1) The Null to the rear of the antenna, that is, opposite of (180 degrees) the Major Lobe. The ratio of the Major Lobe gain to the gain of the rear-facing Null (both in dB) is the Front-To-Back Ratio, usually shown as the FtB or FB Ratio. It’s not uncommon to see a FB Ratio of 25 dB on a well designed Yagi.

2) The Nulls to the sides of the Major Lobe (at a right angle to the Major Lobe or 90 degrees). Like the FB Ratio, the ratio of the forward gain to these side lobes is called the Front-To-Side Ratio and is usually shown as FS Ratio. FS Ratios in the 15 dB range are common, but higher values can be made and are often desired.

There are two more figures that we need to be aware of with a Yagi…

1) Forward Gain is the dB of gain on the Major Lobe. Like all antennas, makers may express this as either gain over an isotropic (dBi) or over a dipole (dBd). Forward gain figures for a Yagi can be huge. As mentioned above, a 5-element Yagi will have (typically) around 9.5 dBd of forward gain. A 10-element Yagi (very easy to do at 70cm) would approach 13 dBd of gain. As a rule, more elements (up to a total of about 15) will give more gain.

2) The 3 dB Beamwidth (often just called the Beamwidth) is the width of the Major Lobe at the points where the forward gain falls by 3 dB and is expressed in degrees. This controls how accurately you must point the Yagi to hear and talk to a desired station. As a rule, more gain leads to a narrower beamwidth.

All of these figures interact with each other and sometimes the results of changing, let’s say, the number of elements will have a impact that appears, at first, counter intuitive.

It is all of these “fuzzy” values that give Yagis their flexibility. In a physical sense, you can vary many parameters:

1) Length of the DE. This won’t change the performance too much, but it can shift the resonant point of the antenna. Be careful playing with this one because it can easily turn into chasing your tail to get the “perfect” match. There are better ways to do this that we’ll talk about when we get Yagi construction.

2) Lengths of the parasitic elements (REF and DIR). This will vary forward gain, FB ratio, and FS ratio. It will also impact the overall impedance of the array.

3) The number of parasitic elements. The main impact will be on the forward gain and the beamwidth, but it will also affect the impedance of the array.

4) The spacing between the several elements. This impacts the forward gain, beamwidth, FB ratio, and FS ratio. The impact on the impedance is small but not negligible.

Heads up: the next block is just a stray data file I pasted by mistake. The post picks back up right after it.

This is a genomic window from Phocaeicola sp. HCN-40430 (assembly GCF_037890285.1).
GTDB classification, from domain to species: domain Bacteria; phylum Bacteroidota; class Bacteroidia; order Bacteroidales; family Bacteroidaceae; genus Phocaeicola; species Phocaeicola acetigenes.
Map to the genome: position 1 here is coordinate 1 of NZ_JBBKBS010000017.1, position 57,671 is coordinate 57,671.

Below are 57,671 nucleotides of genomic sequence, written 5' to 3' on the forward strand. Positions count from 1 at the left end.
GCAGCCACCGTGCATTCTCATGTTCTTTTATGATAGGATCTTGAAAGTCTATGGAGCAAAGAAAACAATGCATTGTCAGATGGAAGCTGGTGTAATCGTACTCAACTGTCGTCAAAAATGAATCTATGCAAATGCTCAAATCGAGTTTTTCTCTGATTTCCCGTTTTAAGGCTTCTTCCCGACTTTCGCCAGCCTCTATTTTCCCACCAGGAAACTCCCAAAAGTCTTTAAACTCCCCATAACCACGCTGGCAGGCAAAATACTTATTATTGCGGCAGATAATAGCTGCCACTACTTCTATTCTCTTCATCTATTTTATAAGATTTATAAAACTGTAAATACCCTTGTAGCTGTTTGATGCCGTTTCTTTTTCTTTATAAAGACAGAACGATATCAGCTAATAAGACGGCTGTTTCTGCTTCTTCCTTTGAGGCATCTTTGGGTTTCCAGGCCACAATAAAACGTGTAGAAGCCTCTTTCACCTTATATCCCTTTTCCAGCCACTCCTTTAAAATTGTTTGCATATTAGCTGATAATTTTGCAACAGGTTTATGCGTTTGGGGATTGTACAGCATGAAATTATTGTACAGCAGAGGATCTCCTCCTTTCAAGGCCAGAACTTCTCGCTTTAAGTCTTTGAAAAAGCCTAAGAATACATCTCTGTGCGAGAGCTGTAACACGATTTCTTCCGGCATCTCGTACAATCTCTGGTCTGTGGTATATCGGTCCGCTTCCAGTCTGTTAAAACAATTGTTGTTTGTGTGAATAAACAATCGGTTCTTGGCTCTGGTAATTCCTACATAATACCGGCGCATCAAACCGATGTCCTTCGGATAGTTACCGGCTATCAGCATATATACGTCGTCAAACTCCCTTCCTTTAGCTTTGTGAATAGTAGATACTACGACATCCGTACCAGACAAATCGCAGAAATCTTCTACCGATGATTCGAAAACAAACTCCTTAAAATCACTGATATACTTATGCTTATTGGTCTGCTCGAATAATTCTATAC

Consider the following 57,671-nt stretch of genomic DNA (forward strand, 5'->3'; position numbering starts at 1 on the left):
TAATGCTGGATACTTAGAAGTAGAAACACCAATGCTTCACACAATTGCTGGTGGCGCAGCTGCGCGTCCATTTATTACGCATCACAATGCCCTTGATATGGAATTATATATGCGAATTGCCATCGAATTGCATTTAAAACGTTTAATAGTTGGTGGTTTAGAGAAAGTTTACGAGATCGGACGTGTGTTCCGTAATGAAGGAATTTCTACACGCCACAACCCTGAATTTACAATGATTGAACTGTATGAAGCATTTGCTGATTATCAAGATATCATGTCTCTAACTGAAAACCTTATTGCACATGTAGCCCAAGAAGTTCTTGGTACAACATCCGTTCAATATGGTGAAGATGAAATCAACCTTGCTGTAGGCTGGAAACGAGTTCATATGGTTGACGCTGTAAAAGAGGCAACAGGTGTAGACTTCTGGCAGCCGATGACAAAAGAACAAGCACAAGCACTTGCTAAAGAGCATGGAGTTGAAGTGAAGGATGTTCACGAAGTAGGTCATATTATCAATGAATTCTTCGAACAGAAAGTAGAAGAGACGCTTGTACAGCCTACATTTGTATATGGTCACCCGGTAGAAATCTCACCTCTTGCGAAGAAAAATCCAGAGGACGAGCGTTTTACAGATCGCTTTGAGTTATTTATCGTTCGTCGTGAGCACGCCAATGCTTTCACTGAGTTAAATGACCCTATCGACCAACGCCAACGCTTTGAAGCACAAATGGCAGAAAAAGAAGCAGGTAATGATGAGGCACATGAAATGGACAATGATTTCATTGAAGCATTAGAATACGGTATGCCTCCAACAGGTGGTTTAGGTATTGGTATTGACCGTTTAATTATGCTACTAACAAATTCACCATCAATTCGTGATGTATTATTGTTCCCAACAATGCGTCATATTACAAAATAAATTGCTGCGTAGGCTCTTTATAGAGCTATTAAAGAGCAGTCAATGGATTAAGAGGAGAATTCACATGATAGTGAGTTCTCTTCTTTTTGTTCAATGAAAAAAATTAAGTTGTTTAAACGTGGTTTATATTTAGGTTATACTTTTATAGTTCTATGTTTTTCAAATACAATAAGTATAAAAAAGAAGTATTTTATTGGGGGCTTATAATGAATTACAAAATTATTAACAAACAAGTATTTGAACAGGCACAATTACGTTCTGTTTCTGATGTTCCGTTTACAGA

5) The diameter of the several elements. This will impact the bandwidth of the array and, to a lesser degree, the impedance. Most Yagis are built from tubing, but you could use wire. Tubing will have a wider bandwidth and simpler mechanical construction than using wire.

The above items interact to create the directional pattern of the Yagi array. While I’m not going to delve too deeply into the physics of how this happens, the basics are pretty easy to understand. Please see Figures 3 and 4 which show how the EM field from the DE interacts with the induced EM fields in the REF and DIR elements to create the classic Yagi directional pattern.

Essentially, the current in the DE from the transmitter will create an electromagnetic field around the DE. The EM field will induce currents into the several parasitic elements, and currents in the parasitic elements will, in turn, induce currents into the DE and other parasitic elements. Since the parasitic elements are not resonant (remember that the REF is longer and the DIRs are shorter), the phase of the induced currents will be different than the current in the DE. The distance the EM field must travel to/from the parasitic elements also shifts the phase. The end result of adding these out-of-phase fields together is that the shorter DIRs tend to “pull” the EM field toward them while the longer REF “pushes” the EM field away from itself. These multiple EM fields combine to create the pattern for the Yagi.

The Simple Dipole

Now we’re going to take a look at a few images for the simple dipole. It is important to fully understand the dipole because a Yagi antenna is nothing more than a dipole with some extra elements added to it in order to change its behavior.

These images are all taken from EZNEC 5 running on Windows 2000 in a Virtual Box under Linux. All patterns are centered on 146 MHz, and all patterns are based on the antenna being in free space. In all cases, the elements are in the plane of the X axis and the elements are perpendicular to and centered on the Y axis.

It is worth noting again that I will be using metric measurements here. Frankly, they make more sense (you can see that the 146 MHz center frequency, in the 2m band, has a wavelength of 2053.37 mm, or just over 2m) and it’s easier to measure 1 mm than 0.04 inches. Yes, I know it’s different than what some of you may be used to, but it ain’t rocket science. Well, rocket scientists do use metric. Except for Lockheed/Martin when building the Mars Climate Orbiter, but I digress…

[Click this link to see Figure 5]

First, we have Figure 5. This is a screenshot showing the information entered into EZNEC to get the model of the dipole into the system. In the WIRES window, you can see that I have made the element 972 mm long (free space  ½ wave for 146 MHz is about 1027 mm but allowing for VF we get 972 mm) and I have centered the element on the X axis, so End 1 is at 486 mm and End 2 is at -486 mm. Also note in the SOURCES box, I have provided 1 source on the DE at the center, that is, 50% from End 1. If you are following along with this article in EZNEC (which I strongly encourage), Figure 5 shows all the things you will need to enter.